Business Failures in Australia: Causes and Considerations

Dr Stephen van der Mye, Honorary Adjunct Professor, Faculty of Law, Bond University

Godfreys’ Collapse

After nearly a century in operation, Godfreys Group, the large vacuum retailer, went into administration in late January 2024.

PwC, acting as administrators in Australia and New Zealand, faced the task of keeping the brand afloat while closing numerous stores and laying off many employees.  PwC cited three primary reasons for Godfreys’ financial distress:

  • Lower consumer demand due to cost-of-living pressures
  • High operating costs
  • Increased competition

An old-fashioned retailer, Godfreys had seen competitors like JB Hi-Fi (owner of The Good Guys), Harvey Norman, and online retailers erode its market share. Its failure to sell popular Dyson cordless vacuums further hindered competitiveness. The company’s woes worsened in 2022 when it breached a covenant on an overdrawn $31.3 million debt.

Insolvency Trends

Godfreys represented just one of many business failures in 2023 and 2024. According to an ASIC media release in December 2023:

  • Small to medium-sized corporate insolvencies dominated
  • There were 5,520 liquidations and administrations nationally in 2022/2023
    • A 17.2% increase from the previous year
  • The highest number of insolvencies were in:
    • Building and construction (28%)
    • Accommodation and food services (15%)
  • Most cases were from:
    • New South Wales (41%)
    • Victoria (27%)
    • Queensland (18%)

In most small and medium business failures, creditors recovered only minimal amounts owed.

Construction Industry Impact

The building and construction industry felt an acute impact in 2024. Montego Homes went into voluntary administration on January 15, owing $2.5 million to unsecured creditors and leaving customers without insurance protection. Alpha Building Group entered administration on January 24, owing over $3.5 million to 100 creditors.

Causes of Business Failures (2022-2024):

  1. Continued COVID-19 impact on consumer shift to online shopping that some businesses couldn’t adapt to.
  2. Reserve Bank’s aggressive interest rate hikes from 0.10% to 4.35% in 18 months to curb spending and inflation.
  3. Cost-of-living pressures on households from interest rates, fuel, food, insurance, and taxes.
  4. Supply chain disruptions and challenges moving goods and materials, like issues in the Red Sea.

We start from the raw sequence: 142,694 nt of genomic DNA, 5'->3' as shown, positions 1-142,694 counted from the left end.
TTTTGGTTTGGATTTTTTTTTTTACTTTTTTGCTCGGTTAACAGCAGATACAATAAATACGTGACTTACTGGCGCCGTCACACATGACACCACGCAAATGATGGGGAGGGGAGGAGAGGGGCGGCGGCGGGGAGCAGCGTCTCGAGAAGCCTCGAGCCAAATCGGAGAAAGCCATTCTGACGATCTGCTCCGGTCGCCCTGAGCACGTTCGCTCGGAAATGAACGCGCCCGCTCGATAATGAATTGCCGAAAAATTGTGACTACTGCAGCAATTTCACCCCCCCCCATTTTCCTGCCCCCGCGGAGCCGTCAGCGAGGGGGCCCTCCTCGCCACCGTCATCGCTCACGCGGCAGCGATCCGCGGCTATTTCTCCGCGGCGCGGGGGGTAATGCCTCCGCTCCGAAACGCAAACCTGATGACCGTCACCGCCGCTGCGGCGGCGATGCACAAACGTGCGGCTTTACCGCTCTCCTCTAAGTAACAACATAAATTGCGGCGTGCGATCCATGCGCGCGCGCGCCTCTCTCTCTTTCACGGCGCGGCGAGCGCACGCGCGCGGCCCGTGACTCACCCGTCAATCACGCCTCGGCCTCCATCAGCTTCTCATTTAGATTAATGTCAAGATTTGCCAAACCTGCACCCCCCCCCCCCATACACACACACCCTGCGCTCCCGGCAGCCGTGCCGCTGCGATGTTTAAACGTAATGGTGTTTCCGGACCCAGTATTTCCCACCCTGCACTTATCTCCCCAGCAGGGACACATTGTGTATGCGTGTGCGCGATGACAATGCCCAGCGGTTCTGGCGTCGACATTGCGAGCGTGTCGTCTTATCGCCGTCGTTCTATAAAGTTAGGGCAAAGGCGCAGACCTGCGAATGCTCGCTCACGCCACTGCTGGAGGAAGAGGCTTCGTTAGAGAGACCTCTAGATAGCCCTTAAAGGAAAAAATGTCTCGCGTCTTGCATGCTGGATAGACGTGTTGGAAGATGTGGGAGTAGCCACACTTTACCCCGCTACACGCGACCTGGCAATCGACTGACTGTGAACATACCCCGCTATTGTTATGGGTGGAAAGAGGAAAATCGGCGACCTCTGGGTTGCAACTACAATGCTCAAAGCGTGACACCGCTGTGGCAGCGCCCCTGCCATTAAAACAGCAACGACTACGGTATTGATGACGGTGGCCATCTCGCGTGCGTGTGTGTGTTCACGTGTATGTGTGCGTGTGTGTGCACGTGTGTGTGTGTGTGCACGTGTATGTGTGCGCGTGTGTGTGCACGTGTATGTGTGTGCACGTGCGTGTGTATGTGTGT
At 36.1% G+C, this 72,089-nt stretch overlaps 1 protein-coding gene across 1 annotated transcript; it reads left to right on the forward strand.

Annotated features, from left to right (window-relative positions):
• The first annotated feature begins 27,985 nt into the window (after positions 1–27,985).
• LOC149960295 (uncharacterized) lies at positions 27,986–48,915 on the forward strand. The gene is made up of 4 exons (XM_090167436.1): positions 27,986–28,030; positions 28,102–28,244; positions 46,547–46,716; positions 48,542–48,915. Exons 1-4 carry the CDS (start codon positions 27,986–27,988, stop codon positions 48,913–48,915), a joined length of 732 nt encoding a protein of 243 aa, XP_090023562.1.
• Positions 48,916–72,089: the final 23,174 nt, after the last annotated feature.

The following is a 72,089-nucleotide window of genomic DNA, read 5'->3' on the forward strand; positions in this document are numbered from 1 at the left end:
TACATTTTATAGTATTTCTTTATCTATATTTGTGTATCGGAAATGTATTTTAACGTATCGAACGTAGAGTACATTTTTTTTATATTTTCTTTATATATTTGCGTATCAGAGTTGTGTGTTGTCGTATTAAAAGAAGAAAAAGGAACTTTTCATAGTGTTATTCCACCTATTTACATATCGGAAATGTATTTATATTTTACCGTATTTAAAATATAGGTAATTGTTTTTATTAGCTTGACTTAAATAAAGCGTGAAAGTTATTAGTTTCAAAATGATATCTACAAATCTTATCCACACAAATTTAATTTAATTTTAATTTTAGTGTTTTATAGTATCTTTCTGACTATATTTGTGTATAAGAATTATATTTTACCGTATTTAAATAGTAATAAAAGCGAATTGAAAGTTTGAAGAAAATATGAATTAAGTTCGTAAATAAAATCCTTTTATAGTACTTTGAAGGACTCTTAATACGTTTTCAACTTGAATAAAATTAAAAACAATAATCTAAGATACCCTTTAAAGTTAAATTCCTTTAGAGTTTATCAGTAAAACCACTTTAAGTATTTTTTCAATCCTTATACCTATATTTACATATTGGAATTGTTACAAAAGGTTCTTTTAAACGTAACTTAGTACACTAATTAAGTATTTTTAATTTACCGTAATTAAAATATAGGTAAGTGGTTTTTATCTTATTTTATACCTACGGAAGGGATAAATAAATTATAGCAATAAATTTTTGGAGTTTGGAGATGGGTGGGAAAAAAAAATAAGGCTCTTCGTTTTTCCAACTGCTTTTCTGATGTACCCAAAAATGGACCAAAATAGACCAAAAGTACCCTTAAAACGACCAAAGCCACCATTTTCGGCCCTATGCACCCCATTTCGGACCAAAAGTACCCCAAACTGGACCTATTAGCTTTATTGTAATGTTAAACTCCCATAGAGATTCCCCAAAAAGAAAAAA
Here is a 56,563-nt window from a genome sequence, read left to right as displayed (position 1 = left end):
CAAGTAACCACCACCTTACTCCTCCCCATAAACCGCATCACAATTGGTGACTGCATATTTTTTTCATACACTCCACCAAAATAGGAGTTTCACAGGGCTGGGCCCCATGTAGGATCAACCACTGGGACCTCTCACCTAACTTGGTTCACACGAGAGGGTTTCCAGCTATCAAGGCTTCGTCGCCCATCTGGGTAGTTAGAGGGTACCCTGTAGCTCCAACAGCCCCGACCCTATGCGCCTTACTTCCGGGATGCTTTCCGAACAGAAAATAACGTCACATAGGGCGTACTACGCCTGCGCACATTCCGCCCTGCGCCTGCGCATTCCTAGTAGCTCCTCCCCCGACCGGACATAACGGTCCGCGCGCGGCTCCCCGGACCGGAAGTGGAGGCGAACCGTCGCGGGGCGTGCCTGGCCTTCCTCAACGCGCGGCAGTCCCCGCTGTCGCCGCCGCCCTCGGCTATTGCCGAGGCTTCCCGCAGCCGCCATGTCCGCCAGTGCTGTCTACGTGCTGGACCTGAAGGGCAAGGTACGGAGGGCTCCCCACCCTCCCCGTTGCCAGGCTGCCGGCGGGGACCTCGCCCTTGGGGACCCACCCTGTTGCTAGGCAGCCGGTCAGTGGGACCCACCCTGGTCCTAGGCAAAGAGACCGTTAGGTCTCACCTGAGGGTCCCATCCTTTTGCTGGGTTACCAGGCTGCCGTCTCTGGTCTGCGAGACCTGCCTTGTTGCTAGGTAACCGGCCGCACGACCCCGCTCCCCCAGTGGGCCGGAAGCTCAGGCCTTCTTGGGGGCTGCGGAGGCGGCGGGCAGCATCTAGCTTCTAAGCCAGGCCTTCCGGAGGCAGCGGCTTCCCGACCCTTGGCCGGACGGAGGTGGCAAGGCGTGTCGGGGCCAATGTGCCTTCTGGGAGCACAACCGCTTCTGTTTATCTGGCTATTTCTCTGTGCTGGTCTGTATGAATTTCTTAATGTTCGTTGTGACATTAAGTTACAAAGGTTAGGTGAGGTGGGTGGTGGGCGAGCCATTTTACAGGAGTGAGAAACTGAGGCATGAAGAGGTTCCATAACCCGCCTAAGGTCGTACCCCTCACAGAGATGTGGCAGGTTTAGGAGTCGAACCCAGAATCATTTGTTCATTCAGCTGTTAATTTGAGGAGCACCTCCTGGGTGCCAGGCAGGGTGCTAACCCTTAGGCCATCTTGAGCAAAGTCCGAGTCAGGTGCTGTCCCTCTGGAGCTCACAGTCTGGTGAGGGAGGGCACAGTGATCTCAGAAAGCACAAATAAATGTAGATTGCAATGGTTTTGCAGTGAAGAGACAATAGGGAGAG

5. Skilled labour shortages due to COVID-19 immigration restrictions.
  6. Building industry’s fixed-price contracts vs. variable material/supply costs squeezing profits.

Small and medium businesses operating on slim margins were the first impacted in this volatile environment. As this turbulent period demonstrates, comprehensive enterprise governance education is crucial for today’s directors and officers to safeguard their organizations.

Considerations for Directors & Officers

Directors and officers should closely monitor their companies’ health, given penalties for trading while insolvent under the Corporations Act (section 588G).

Key considerations include:

Cash Flow Monitoring

  • Ensure reliable, detailed cash flow forecasts (potentially weekly/daily)

Stakeholder Negotiations

  • Negotiate better supplier payment terms
  • Accelerate customer receivables
  • Arrange ATO payment plans

Cost Cutting

  • Thoroughly review budgets, cancel unnecessary expenses

Debt Management

  • If leveraged, negotiate with lenders early for better outcomes

Inventory Strategies

  • Consider discounts on old stock
  • Restructure pricing for slow movers

Business Strategy Evaluation

  • Assess shifting to online sales if appropriate

Employee Engagement

  • Maintain engagement through training programs

Transparent Communication

  • Open communication with stakeholders

Compliance

  • Ensure legal, regulatory and standards compliance
  • Address any outstanding legal issues promptly

Contingency Planning

  • Develop plans for prolonged downturn scenarios

Professional guidance from accountants or business advisors is invaluable when facing insolvency risks. They can assist with restructuring plans and establishing a “Safe Harbour” from insolvent trading liability – areas covered in-depth through Bond’s first-of-its kind Enterprise Governance courses.

However, once a company’s financial stress becomes known, stakeholder confidence can erode rapidly, making administration or liquidation a self-fulfilling nightmare despite efforts.

Signs of Hope

Not all stories end in failure though. Sara Lee Foodservice Australia received a lifeline when sold in January 2024 to Klark and Brooke Quinn’s company after entering voluntary administration in October 2023.

With the challenging conditions unlikely to improve soon, forward-thinking directors are turning to Bond University’s industry-leading Enterprise Governance programs to elevate their strategic decision-making capabilities. The Advanced Credential in particular provides proven frameworks for navigating periods of uncertainty and is an excellent educational experience for both lawyers and non-lawyers who want to learn more about corporate governance.

Those interested can explore these innovative offerings by clicking the links below:

Master of Laws in Enterprise Governance

Advanced Credential in Enterprise Governance

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